Synopses & Reviews
It's a disaster - the druid Getafix has broken his golden sickle. Asterix and Obelix go to Lutetia (now Paris) to buy him a new one. Soon they are tangling with the criminal underworld of the big city - can they outwit Navishtrix, Clovogarlix and the sickle-trafficking gang? Will Getafix ever be able to brew magic potion again?
A cartoon drawn with such supreme artistry, and a text layered with such glorious wordplay, satire and historical and political allusion that no reader should ever feel like they've outgrown it.--TIME OUT
The Asterix books represent the very summit of our achievement as a literary race. In Asterix one finds all of human life. The fact that the books were written originally in French is no matter. I have read them all in many languages and, like all great literature, they are best in English. Anthea Bell and Derek Hockridge, Asterix's translators since the very beginning, have made great books into eternal flames.--THE TIMES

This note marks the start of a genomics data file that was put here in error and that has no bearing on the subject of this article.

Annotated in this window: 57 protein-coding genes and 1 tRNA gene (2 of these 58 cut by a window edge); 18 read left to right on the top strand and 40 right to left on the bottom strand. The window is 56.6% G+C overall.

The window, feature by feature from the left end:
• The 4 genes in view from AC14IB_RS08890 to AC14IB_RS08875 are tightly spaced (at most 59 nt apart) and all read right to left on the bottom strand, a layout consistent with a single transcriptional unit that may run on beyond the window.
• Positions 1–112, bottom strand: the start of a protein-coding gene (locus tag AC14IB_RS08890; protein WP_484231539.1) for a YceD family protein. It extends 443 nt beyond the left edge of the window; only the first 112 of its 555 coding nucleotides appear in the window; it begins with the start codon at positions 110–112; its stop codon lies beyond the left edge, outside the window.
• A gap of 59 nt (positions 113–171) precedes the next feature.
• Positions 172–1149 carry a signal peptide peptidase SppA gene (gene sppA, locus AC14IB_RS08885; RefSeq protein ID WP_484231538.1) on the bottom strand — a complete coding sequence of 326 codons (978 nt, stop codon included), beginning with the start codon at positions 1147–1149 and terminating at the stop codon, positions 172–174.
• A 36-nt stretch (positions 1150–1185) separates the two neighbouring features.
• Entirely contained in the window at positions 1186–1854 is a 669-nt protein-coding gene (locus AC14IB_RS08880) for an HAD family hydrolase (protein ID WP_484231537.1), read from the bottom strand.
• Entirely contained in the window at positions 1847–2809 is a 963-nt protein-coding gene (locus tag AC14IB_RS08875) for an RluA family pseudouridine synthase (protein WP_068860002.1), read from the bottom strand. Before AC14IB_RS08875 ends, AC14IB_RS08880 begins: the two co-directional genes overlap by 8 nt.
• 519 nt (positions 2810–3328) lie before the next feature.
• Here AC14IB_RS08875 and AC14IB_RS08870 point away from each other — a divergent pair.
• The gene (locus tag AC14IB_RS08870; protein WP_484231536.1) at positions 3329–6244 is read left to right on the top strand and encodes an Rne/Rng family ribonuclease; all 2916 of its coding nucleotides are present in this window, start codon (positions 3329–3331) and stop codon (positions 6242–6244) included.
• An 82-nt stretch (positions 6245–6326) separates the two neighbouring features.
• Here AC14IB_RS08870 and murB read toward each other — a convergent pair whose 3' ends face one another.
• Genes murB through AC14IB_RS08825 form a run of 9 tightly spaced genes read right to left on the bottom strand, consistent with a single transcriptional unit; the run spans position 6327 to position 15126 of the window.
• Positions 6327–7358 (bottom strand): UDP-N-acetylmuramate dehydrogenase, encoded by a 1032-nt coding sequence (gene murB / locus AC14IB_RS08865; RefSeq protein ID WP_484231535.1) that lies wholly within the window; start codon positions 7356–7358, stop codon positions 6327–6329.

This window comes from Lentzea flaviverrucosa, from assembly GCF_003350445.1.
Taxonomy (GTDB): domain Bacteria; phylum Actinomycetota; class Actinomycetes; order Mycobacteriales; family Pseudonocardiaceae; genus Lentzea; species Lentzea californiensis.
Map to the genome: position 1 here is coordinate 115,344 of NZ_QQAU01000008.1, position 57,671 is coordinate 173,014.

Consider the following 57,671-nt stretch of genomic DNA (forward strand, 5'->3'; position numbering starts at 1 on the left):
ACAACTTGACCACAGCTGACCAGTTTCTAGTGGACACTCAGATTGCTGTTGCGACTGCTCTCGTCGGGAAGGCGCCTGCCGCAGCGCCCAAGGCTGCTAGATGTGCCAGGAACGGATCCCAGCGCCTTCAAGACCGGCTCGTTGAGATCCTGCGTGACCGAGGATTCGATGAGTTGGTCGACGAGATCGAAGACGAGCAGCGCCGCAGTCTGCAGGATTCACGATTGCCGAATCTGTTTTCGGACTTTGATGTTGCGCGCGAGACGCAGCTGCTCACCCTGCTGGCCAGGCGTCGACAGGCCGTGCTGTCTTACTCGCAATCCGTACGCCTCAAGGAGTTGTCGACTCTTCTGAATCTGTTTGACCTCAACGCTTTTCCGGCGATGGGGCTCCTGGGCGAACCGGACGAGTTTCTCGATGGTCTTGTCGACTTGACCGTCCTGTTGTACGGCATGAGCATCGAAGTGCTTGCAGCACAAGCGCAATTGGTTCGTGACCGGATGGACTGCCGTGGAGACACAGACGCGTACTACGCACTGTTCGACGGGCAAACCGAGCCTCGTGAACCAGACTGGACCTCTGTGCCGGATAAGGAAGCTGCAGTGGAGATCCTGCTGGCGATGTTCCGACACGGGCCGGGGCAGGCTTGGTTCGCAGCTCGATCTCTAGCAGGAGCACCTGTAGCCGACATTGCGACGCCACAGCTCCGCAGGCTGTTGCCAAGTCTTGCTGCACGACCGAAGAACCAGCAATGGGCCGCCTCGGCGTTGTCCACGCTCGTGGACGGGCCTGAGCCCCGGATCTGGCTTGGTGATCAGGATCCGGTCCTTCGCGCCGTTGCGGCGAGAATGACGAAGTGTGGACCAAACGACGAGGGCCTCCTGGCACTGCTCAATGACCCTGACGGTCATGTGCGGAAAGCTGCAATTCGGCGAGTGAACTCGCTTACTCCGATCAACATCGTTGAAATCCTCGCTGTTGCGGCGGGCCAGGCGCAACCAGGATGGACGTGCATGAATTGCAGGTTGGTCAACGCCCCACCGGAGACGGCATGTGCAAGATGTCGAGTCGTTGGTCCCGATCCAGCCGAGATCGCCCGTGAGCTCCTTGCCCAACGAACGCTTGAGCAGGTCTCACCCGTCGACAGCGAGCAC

Getafix has broken his golden sickle, so Asterix and Obelix visit Lutetia to buy a new one for him. But the sicklesmithand#8212;a cousin of Obelixand#8212;has vanished without a trace. Where could he have gone? And can Asterix solve the mystery and bring Getafix what he needs?
About the Author
Rene Goscinny was born in Paris in 1926, and spent most of his childhood in Argentina, before eventually moving to Paris in 1951. He died in 1977. Albert Uderzo was born in 1927 in a small village in Marne, France. He met Rene Goscinny in 1951 and on 29 October 1959 their most famous creation, Asterix, made his first appearance on page 20 of Pilote. Asterix the Gaul, their first album, was published in 1961 and there have now been 35 Asterix albums.